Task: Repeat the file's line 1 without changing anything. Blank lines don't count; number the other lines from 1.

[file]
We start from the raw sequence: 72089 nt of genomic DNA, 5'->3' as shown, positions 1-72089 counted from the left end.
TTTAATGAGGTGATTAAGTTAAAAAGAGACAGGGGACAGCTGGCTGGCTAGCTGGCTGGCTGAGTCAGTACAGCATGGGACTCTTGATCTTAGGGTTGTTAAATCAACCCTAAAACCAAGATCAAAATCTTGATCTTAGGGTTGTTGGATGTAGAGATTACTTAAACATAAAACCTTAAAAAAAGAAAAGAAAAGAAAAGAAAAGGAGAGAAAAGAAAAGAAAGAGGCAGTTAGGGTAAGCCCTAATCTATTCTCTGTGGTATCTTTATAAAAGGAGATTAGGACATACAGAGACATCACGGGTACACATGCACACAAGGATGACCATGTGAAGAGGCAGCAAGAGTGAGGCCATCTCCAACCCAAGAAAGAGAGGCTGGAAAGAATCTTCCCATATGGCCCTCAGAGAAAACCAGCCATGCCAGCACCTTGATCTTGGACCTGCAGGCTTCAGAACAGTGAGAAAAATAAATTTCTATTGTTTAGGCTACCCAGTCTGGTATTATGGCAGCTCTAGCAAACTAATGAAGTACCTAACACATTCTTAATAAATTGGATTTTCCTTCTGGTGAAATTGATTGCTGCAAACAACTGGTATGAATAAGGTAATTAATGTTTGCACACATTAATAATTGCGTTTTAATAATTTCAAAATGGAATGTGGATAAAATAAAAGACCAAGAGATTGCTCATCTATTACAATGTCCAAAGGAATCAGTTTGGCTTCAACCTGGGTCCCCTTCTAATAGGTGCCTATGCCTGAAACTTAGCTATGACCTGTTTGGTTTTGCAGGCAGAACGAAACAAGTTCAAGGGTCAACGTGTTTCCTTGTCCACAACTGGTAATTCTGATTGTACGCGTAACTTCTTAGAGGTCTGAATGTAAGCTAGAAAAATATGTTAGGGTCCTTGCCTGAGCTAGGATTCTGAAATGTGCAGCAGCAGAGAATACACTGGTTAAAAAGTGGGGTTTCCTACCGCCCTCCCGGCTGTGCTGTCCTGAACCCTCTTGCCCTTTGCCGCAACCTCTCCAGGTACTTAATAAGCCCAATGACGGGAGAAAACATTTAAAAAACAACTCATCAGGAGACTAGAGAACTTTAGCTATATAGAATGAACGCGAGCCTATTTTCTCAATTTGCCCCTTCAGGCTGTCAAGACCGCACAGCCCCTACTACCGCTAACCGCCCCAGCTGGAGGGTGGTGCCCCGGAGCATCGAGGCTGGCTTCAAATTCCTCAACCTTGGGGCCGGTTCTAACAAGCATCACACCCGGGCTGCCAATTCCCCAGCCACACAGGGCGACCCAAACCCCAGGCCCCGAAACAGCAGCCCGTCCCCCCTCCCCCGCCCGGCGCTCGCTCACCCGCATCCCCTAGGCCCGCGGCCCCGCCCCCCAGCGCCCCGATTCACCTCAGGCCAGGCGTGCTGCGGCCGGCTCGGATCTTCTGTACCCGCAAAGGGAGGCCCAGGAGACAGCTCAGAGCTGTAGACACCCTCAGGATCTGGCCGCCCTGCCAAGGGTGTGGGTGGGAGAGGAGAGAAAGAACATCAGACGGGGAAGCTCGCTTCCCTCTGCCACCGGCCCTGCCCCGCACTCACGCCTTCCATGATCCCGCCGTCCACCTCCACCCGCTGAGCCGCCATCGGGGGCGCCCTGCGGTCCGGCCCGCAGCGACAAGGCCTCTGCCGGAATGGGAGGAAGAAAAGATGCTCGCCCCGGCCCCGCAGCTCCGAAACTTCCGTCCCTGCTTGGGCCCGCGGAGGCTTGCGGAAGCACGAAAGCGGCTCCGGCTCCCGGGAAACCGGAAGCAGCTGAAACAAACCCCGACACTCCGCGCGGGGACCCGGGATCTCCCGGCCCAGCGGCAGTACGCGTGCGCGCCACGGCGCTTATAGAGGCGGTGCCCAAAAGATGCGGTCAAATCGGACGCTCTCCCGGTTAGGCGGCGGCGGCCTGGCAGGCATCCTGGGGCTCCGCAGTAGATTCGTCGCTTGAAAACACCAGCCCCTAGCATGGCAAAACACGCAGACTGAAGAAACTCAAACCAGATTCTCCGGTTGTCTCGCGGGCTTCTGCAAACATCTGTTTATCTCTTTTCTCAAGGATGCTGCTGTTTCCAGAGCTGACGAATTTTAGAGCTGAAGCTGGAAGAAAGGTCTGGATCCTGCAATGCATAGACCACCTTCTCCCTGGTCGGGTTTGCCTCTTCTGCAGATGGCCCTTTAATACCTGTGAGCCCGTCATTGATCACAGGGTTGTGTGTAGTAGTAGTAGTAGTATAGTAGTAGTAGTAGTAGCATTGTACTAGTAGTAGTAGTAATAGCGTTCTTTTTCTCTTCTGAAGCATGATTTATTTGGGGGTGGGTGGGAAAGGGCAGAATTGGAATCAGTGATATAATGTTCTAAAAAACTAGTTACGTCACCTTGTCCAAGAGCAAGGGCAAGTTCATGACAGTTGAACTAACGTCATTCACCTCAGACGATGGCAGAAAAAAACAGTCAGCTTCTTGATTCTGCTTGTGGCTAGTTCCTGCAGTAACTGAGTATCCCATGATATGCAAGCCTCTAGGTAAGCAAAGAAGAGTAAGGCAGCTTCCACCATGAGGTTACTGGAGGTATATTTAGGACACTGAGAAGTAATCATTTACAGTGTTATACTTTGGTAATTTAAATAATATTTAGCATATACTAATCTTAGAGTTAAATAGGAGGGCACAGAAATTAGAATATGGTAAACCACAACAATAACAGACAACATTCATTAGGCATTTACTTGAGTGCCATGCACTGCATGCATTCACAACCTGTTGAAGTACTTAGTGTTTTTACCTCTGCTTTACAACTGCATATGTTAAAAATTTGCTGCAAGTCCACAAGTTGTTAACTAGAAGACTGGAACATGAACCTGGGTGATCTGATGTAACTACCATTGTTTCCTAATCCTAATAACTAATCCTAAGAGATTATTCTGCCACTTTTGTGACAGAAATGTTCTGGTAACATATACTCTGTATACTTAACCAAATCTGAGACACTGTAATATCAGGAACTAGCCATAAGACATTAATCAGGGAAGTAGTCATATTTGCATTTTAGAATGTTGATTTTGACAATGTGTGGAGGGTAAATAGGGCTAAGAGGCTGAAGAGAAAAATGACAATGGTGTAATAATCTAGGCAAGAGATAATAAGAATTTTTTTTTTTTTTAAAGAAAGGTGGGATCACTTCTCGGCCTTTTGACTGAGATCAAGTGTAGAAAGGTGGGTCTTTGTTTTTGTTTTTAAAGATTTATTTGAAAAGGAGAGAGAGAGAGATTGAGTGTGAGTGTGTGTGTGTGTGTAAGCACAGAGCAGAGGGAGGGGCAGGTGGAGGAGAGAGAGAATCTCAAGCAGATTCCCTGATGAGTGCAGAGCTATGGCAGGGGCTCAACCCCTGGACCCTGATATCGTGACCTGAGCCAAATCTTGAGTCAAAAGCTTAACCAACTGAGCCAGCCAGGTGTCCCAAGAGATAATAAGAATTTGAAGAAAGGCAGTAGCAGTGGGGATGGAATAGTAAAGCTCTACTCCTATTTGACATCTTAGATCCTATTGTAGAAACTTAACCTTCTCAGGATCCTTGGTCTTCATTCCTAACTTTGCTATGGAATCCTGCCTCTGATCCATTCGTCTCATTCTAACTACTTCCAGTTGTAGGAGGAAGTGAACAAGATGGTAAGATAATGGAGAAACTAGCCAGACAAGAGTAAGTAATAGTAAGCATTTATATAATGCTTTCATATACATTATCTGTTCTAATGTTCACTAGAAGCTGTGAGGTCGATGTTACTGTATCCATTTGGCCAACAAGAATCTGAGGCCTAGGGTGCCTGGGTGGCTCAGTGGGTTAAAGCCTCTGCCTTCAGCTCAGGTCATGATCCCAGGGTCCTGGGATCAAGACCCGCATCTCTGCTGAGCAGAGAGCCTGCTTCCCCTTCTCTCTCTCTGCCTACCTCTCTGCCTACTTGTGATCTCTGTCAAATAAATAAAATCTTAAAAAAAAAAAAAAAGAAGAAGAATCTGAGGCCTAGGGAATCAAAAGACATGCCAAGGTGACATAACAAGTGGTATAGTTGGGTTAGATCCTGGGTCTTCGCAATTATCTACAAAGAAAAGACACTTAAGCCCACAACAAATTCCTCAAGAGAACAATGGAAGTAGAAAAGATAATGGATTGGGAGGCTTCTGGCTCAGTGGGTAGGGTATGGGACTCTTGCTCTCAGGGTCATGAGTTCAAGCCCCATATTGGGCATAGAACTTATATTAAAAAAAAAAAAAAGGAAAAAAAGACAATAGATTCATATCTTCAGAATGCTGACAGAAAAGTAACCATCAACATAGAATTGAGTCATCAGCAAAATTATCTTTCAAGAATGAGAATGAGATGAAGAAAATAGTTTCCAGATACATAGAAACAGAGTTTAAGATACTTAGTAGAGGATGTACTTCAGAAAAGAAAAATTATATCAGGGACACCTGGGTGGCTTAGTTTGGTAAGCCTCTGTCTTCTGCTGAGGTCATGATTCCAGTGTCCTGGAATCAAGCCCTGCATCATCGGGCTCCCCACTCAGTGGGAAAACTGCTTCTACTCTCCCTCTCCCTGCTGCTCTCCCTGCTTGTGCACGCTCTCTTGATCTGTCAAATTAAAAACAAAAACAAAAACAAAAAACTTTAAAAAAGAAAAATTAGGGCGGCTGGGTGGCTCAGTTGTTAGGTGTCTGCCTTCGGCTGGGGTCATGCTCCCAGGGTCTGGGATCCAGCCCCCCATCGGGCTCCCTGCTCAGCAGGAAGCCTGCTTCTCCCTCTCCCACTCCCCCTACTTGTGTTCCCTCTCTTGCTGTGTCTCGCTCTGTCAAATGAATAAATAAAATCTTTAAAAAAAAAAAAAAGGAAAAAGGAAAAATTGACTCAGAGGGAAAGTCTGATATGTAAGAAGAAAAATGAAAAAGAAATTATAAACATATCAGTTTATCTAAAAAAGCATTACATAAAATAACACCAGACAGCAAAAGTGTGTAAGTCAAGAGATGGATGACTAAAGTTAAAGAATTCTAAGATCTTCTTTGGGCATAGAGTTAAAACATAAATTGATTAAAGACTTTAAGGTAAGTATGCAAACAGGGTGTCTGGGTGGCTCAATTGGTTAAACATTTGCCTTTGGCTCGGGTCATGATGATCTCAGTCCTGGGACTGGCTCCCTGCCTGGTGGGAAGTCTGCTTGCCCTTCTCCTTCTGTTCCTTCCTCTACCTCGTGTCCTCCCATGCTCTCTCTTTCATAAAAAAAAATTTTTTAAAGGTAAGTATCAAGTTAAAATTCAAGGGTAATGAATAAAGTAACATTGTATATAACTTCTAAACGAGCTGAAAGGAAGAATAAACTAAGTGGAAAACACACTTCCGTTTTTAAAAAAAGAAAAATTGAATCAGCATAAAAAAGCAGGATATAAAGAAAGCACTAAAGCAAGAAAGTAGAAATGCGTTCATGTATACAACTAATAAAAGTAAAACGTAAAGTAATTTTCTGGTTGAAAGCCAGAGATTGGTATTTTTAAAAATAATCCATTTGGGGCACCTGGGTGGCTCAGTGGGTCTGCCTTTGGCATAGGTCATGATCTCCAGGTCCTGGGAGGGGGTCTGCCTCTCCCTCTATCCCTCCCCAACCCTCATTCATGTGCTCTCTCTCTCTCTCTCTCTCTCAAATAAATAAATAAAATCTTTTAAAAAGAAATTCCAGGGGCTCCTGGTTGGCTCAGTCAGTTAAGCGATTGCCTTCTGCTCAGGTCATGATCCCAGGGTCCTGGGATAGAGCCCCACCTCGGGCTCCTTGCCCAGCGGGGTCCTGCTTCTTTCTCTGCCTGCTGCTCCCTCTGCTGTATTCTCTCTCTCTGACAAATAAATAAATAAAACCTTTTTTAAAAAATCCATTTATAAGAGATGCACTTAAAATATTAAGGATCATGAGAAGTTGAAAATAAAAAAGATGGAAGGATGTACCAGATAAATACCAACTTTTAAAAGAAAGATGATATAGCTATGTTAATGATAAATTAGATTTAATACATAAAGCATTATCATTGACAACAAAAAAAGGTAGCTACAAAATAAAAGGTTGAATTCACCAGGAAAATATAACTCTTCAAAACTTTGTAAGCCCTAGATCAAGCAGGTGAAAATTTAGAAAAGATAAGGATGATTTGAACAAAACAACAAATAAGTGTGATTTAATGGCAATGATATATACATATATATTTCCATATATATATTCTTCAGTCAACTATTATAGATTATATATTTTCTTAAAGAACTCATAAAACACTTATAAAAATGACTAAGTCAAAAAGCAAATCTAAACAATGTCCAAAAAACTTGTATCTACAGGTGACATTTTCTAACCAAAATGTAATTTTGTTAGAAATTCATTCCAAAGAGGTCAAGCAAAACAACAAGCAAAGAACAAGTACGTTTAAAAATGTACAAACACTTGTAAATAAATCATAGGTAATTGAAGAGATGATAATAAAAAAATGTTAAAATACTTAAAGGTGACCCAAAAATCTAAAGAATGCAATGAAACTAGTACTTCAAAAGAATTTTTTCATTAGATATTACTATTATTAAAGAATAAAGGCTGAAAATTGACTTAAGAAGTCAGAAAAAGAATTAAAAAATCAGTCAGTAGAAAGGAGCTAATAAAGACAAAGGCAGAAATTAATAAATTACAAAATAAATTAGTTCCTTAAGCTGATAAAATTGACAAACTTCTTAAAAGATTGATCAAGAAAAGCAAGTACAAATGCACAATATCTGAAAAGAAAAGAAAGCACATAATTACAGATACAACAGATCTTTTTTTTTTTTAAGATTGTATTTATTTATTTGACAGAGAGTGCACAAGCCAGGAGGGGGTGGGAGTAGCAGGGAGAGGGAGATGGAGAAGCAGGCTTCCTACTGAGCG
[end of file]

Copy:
We start from the raw sequence: 72089 nt of genomic DNA, 5'->3' as shown, positions 1-72089 counted from the left end.